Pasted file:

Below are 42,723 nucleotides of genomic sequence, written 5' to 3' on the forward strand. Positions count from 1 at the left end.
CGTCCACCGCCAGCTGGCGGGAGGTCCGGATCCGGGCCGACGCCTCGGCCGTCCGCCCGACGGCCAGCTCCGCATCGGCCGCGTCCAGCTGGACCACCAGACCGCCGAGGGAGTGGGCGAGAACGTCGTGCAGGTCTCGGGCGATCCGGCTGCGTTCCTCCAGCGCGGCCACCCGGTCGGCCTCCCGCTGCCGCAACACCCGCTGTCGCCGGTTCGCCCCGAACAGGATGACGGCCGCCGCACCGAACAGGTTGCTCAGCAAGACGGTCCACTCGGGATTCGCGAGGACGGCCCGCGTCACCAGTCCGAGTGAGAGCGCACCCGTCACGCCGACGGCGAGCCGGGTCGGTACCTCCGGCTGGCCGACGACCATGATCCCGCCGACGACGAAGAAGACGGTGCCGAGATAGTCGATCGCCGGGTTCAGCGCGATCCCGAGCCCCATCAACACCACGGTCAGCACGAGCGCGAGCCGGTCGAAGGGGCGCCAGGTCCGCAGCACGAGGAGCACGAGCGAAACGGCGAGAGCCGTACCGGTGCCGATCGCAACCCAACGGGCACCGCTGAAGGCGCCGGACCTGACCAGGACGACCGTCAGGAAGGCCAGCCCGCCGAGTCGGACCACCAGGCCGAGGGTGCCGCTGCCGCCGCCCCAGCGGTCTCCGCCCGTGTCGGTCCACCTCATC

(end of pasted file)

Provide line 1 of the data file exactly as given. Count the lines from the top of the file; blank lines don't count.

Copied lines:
Below are 42,723 nucleotides of genomic sequence, written 5' to 3' on the forward strand. Positions count from 1 at the left end.